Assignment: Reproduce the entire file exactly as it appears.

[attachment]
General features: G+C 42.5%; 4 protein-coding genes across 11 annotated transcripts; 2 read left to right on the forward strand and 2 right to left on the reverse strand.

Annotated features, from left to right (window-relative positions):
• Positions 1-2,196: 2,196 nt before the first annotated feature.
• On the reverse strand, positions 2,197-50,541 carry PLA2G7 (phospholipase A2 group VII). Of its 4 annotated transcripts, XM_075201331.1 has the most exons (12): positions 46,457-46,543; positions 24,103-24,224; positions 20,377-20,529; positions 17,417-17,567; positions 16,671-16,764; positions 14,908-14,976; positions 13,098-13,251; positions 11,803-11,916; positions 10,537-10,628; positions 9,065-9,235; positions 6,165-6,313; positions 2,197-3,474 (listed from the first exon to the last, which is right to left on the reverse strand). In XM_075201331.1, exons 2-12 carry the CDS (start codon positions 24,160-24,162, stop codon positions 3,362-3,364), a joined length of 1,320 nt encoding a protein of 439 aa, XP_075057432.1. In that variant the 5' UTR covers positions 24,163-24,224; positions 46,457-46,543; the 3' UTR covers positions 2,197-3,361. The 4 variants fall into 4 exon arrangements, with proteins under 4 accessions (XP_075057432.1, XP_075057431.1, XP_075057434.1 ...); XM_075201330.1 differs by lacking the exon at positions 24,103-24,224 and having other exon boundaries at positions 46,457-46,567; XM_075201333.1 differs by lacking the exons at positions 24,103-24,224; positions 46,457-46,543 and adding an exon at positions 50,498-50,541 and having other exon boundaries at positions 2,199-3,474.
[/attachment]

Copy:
General features: G+C 42.5%; 4 protein-coding genes across 11 annotated transcripts; 2 read left to right on the forward strand and 2 right to left on the reverse strand.

Annotated features, from left to right (window-relative positions):
• Positions 1-2,196: 2,196 nt before the first annotated feature.
• On the reverse strand, positions 2,197-50,541 carry PLA2G7 (phospholipase A2 group VII). Of its 4 annotated transcripts, XM_075201331.1 has the most exons (12): positions 46,457-46,543; positions 24,103-24,224; positions 20,377-20,529; positions 17,417-17,567; positions 16,671-16,764; positions 14,908-14,976; positions 13,098-13,251; positions 11,803-11,916; positions 10,537-10,628; positions 9,065-9,235; positions 6,165-6,313; positions 2,197-3,474 (listed from the first exon to the last, which is right to left on the reverse strand). In XM_075201331.1, exons 2-12 carry the CDS (start codon positions 24,160-24,162, stop codon positions 3,362-3,364), a joined length of 1,320 nt encoding a protein of 439 aa, XP_075057432.1. In that variant the 5' UTR covers positions 24,163-24,224; positions 46,457-46,543; the 3' UTR covers positions 2,197-3,361. The 4 variants fall into 4 exon arrangements, with proteins under 4 accessions (XP_075057432.1, XP_075057431.1, XP_075057434.1 ...); XM_075201330.1 differs by lacking the exon at positions 24,103-24,224 and having other exon boundaries at positions 46,457-46,567; XM_075201333.1 differs by lacking the exons at positions 24,103-24,224; positions 46,457-46,543 and adding an exon at positions 50,498-50,541 and having other exon boundaries at positions 2,199-3,474.